It is generally agreed that there are two main sources of national data on how solid waste is managed in the United States. The first is BioCycle’s “State of Garbage in America” survey, started in 1989 and done annually since then, with the exception of 2002. The other is an annual survey that Franklin Associates conducts for the U.S. Environmental Protection Agency, known as “Municipal Solid Waste In The U.S.: Facts and Figures.” State of Garbage In America has always collected tonnage data on municipal solid waste (MSW) generation, and asked states to estimate – by percent – the amounts recycled and composted, combusted, and landfilled. Conversely, Franklin Associates has always used economic and population data to estimate MSW generation on a per capita basis, and then extrapolated data to estimate tonnages recycled and composted, combusted and landfilled.
An article by Professor Nickolas Themelis of Columbia University’s Earth Engineering Center in the January 2003 issue of BioCycle, “Analyzing Data In State of Garbage In America, EPA Reports,” shed light on the differences in the data from these two approaches to tracking solid waste management in the U.S. Themelis used findings from BioCycle’s 2001 “State of Garbage In America” report (based on 2000 data and published in the December 2001 issue) and EPA’s “Municipal Solid Waste in the United States: 2000 Facts and Figures” (also based on 2000 data) to do his comparison. The analysis highlighted where the significant differences lie. For example, BioCycle reported 409 million tons of MSW generated in 2000, while Franklin data reported 232 million tons. Similarly, BioCycle reported 131 million tons of MSW recycled while Franklin reported close to 70 million tons.
After some thought and discussion, it was decided that the best way to identify the reasons for the data differences – and to test data gathering alternatives – was to have BioCycle and the Earth Engineering Center collaborate on the 2003 State of Garbage In America report. The information in this article is the culmination of that collaboration, which was conducted by the authors of this report. The contributions of the state solid waste and recycling officials who provided the data for this survey (see sidebar) are most appreciated.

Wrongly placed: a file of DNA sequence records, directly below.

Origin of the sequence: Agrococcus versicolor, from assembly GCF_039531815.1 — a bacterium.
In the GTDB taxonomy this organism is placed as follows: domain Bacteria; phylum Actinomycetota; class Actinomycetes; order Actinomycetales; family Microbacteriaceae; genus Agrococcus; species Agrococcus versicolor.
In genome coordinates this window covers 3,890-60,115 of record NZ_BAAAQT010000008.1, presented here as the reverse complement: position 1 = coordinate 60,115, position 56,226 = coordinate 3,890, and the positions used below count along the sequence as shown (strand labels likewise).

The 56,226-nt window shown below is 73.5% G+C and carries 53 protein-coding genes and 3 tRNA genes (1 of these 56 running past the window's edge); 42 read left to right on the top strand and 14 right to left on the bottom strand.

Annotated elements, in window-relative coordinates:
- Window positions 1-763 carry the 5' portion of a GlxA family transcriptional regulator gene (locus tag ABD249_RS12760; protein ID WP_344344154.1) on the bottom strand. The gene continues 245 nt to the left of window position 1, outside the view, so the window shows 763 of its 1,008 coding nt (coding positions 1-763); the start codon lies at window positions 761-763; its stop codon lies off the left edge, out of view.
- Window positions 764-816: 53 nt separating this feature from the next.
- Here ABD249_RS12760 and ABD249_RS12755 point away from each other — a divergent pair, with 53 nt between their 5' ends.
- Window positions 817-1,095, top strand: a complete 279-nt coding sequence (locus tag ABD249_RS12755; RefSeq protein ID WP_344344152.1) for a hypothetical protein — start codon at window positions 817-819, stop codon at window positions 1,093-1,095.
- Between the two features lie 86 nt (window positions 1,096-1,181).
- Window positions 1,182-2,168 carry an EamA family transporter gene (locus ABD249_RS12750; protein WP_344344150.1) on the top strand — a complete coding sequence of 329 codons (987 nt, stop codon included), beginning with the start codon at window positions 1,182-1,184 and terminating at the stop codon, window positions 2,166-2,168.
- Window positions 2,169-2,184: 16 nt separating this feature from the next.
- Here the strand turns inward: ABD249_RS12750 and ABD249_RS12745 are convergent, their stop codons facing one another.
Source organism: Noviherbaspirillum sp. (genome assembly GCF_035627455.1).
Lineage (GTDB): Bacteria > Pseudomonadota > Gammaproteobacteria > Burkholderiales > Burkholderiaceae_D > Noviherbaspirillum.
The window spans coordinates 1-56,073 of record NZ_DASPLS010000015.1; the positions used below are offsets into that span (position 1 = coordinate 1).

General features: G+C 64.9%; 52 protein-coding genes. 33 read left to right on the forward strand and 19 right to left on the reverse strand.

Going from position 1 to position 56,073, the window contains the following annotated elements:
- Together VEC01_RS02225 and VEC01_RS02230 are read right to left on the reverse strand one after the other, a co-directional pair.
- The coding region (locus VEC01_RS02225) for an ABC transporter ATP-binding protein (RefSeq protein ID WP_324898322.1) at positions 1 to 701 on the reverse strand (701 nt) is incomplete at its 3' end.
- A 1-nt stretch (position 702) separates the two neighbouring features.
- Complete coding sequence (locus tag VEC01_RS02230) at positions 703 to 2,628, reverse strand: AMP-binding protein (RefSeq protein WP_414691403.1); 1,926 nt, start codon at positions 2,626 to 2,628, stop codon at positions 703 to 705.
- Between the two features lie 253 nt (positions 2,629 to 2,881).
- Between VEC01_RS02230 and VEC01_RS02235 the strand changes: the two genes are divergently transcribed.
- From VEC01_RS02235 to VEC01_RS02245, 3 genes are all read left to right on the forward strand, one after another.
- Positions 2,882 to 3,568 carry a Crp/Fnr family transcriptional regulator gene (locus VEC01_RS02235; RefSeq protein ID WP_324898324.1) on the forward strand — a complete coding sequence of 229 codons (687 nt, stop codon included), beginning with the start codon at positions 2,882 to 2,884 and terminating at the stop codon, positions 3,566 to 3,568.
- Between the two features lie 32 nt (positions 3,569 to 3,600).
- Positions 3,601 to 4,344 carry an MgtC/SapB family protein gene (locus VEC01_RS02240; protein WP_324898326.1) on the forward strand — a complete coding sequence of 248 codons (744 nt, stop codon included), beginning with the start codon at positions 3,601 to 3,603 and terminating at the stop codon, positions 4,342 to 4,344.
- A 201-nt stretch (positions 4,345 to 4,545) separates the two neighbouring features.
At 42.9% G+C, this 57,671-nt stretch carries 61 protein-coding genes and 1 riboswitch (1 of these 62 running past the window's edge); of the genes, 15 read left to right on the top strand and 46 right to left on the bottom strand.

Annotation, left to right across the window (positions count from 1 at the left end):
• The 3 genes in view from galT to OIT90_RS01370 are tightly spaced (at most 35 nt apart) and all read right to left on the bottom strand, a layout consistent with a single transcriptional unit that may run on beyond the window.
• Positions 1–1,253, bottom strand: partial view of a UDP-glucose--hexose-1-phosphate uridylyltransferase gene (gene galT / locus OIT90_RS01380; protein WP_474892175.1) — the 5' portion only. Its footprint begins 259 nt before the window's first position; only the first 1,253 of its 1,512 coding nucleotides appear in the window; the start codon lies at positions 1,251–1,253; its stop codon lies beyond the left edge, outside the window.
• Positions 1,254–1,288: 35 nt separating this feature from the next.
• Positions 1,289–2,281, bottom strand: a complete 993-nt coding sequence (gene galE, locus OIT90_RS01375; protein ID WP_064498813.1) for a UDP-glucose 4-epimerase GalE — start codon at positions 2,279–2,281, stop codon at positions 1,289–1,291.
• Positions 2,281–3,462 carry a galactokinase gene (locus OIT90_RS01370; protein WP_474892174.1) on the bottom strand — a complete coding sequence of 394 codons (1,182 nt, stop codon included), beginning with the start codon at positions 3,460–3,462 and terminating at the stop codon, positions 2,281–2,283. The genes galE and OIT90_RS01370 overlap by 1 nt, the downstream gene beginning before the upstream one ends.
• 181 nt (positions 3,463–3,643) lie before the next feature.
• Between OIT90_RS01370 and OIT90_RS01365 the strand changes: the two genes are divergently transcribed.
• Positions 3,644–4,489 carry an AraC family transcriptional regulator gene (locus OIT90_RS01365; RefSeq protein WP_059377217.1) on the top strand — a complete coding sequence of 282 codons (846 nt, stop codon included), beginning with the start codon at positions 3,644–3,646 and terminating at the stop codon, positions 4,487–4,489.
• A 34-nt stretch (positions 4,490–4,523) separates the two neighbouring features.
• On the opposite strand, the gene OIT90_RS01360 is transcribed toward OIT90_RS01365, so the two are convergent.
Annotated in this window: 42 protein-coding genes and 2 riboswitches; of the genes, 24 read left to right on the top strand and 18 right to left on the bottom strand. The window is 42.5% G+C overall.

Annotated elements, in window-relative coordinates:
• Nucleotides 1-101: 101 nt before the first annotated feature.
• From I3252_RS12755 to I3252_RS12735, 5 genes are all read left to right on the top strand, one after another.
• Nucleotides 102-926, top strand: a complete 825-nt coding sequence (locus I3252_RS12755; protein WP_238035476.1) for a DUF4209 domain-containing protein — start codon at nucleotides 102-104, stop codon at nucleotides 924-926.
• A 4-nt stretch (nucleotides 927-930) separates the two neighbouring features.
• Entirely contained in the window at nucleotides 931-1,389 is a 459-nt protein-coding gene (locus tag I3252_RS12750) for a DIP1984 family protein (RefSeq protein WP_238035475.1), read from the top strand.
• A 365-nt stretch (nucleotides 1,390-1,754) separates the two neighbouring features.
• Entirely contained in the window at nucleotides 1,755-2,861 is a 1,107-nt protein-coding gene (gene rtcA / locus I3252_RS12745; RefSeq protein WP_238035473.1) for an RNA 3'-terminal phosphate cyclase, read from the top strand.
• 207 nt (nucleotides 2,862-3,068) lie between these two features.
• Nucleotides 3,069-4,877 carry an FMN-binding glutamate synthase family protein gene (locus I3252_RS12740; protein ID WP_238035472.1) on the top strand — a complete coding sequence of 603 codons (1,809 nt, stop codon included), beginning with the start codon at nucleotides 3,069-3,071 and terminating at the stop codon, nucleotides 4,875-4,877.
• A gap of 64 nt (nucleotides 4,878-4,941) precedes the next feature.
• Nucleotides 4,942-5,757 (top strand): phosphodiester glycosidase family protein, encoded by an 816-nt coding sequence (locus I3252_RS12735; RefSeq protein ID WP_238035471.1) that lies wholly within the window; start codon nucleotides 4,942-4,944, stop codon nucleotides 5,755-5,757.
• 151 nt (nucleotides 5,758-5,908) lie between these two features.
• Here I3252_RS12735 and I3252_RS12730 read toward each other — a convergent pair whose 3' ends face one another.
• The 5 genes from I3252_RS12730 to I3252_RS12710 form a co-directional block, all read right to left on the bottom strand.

The fundamental approach to the 2003 State of Garbage In America survey was to request all data in actual tonnages. In previous surveys, BioCycle asked states to provide the annual tons of MSW generated and a percent breakdown of tons recycled, composted, combusted, and landfilled. The 2001 State of Garbage In America survey questionnaire did ask states to provide the actual tonnages used to generate the percentages, but few states supplied that data. The tonnages of MSW recycled, combusted and landfilled were calculated using the percentage breakdowns and MSW generation tons for each state. Those tonnages (based on weighted averages) were used to calculate the national rates for recycling, combustion and landfilling (see years 1988-2000 in Table 1 on page 33).
The old approach worked for several reasons: a) It was used every year, so the year-to-year data could be compared to show trends; b) The incineration and landfill data provided by the states (and used to tally generation and percents incinerated and landfilled) typically included fairly accurate tonnages because of permit requirements for landfills and combustion plants. Therefore, the balance they calculated and attributed to recycling was fairly consistent from year to year (about one-third to half the states also provided specific recycling tonnages, similar to those shown in this year’s Table 10); and c) The tonnage-based approach – combined with information from the states on what categories of waste and recycled materials were included – allowed for some state-to-state comparisons.
The primary disadvantage of the “old” approach is that even though we re
|Ano da Publicação:||2004|
|Fonte:||BioCycle January 2004, Vol. 45, No. 1, p. 31|
|Email do Autor:||email@example.com|